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ANALOG-TO-DIGITAL CONVERTER COUPLED TO A DYNAMIC LINEARITY CORRECTOR

IP.com Disclosure Number: IPCOM000249938D
Publication Date: 2017-May-04
Document File: 5 page(s) / 1M

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The IP.com Prior Art Database

Abstract

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ANALOG-TO-DIGITAL CONVERTER COUPLED TO A DYNAMIC LINEARITY CORRECTOR

Kenneth D. Poulton

Keysight technologies Inc.

An analog-to-digital converter (ADC) is typically used to convert an analog signal into digital data that can be processed in the digital domain.  For example, an audio signal generated from a microphone can be converted into digital data bits that can then be used for carrying out various digital signal processing (DSP) functions such as equalization and filtering. Performing such functions in the digital domain is desirable for various reasons such as allowing various circuit parameters to be readily modified without changes in hardware, and also in terms of providing a consistent and repeatable level of performance.  However, various characteristics of an ADC (such as resolution, accuracy, quantization error, sampling rate, and non-linearity) can prove inadequate in some applications and lead to distortion being present in the digital signal output of the ADC. 

One device that is used for addressing distortions created as a result of a non-linear transfer function characteristic of an ADC (and of other devices coupled to the ADC) is known as a digital linearity corrector.  A first type of digital linearity corrector, which is a static linearity corrector, can be used to correct distortions caused by errors in a static transfer function of an ADC.  The distortions in this case are independent of signal frequency.  A second type of digital linearity corrector, which is a dynamic digital linearity corrector, can be used to correct frequency-dependent distortions.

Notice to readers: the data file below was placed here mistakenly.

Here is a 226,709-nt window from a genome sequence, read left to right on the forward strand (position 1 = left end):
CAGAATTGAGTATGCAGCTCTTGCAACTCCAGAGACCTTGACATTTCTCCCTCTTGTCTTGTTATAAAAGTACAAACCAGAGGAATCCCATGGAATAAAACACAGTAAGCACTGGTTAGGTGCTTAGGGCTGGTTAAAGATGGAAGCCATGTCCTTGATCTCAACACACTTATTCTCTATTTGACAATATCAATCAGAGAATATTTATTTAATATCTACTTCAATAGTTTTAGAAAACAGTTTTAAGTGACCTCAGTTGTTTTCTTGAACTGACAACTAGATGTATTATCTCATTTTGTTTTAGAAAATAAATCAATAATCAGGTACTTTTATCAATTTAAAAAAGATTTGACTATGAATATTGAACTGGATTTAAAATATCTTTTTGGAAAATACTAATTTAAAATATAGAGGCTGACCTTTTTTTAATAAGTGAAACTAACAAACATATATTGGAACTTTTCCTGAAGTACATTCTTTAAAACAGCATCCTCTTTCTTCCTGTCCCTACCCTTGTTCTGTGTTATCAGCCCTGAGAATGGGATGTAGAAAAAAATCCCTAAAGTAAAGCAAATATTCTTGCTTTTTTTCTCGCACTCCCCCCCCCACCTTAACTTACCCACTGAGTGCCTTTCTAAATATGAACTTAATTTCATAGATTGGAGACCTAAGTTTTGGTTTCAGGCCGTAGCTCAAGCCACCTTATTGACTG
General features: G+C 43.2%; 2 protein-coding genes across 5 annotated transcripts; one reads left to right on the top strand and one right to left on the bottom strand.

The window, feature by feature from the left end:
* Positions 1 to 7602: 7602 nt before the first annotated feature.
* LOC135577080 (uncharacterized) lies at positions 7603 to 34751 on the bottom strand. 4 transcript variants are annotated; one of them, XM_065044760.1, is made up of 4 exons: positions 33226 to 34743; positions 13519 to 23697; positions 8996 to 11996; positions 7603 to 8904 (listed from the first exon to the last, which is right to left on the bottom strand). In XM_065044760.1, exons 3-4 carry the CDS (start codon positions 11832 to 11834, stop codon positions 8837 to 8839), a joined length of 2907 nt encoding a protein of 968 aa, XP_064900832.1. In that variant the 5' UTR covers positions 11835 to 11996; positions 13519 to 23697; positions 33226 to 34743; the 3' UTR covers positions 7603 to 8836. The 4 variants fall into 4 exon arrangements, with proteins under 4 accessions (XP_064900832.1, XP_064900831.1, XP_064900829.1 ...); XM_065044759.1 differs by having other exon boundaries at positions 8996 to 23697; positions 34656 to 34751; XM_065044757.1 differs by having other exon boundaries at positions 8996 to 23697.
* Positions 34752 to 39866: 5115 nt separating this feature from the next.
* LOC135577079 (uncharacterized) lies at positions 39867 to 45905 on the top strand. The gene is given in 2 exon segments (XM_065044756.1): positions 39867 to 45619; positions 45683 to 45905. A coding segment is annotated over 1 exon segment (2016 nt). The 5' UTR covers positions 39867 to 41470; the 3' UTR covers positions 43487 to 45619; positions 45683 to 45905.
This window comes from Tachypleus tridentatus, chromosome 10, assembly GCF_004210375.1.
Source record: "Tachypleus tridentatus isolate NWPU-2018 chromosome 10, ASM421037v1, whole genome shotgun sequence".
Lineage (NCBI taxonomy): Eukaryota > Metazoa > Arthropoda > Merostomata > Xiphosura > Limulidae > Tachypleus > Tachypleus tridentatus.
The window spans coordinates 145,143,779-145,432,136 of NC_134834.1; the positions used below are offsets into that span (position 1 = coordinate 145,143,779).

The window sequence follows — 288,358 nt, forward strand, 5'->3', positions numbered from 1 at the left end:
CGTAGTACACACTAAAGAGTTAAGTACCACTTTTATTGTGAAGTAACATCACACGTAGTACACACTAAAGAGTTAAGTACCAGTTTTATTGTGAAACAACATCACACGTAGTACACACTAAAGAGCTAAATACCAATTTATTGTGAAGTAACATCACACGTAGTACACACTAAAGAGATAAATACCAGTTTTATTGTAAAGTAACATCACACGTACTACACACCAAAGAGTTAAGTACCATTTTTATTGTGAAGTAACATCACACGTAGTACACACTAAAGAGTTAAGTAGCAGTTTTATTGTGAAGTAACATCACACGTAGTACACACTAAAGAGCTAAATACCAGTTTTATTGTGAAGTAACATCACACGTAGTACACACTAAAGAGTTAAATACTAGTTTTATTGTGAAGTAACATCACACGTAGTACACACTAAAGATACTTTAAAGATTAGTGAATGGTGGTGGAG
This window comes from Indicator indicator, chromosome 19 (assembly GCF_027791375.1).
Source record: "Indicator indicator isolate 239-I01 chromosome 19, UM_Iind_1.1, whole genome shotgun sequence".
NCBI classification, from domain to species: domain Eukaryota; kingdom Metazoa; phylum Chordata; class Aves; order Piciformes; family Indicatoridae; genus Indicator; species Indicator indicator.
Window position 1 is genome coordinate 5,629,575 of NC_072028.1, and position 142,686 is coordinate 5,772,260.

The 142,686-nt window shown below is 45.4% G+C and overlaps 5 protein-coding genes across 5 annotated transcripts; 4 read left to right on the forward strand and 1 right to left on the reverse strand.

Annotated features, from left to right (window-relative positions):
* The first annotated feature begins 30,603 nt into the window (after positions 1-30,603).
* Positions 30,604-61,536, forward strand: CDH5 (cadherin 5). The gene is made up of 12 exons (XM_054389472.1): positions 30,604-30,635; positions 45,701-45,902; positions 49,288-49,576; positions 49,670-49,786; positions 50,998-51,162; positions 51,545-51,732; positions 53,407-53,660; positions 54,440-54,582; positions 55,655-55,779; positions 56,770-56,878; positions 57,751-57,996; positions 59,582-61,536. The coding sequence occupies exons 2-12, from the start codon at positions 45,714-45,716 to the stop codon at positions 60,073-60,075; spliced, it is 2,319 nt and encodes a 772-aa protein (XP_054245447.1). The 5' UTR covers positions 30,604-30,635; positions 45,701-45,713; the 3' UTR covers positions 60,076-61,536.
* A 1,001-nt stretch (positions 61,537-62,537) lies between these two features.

The static linearity corrector and/or the dynamic digital linearity corrector can not only be used to correct signal distortions caused by an ADC but can also be used to address signal distortions caused by a digital-to-analog converter (DAC).  In contrast to an ADC, a DAC is typically used to convert a digital signal into an analog signal.  For example, a digital signal generated in a transmitter unit, by using the ADC as referred to above, can be converted in a receiver unit into an analog signal that is a replica of the analog signal generated by the microphone in the transmitter unit.

Fig. 1 below shows a dynamic digital linearity corrector coupled ahead of a DAC.  The dynamic linearity corrector is used here to digitally pre-distort a signal in order to nullify distortion created by the DAC.  The procedure, which can be referred to as digital pre-distortion (DPD), can be used to compensate for various kinds of nonlinearities in one or more analog components of a signal.  US Patent 8,842,033 B1 titled “Dynamic Linearity Corrector for Digital-Analog Converters” (inventor Valentin Abramzon, issued September 23, 2014) discloses details of the circuit shown below in Fig. 1.

Fig. 1 Dynamic digital linearity corrector circuit coupled to a DAC

In contrast to Fig. 1, which shows a dynamic digital linearity corrector coupled ahead of a DAC in order to provid...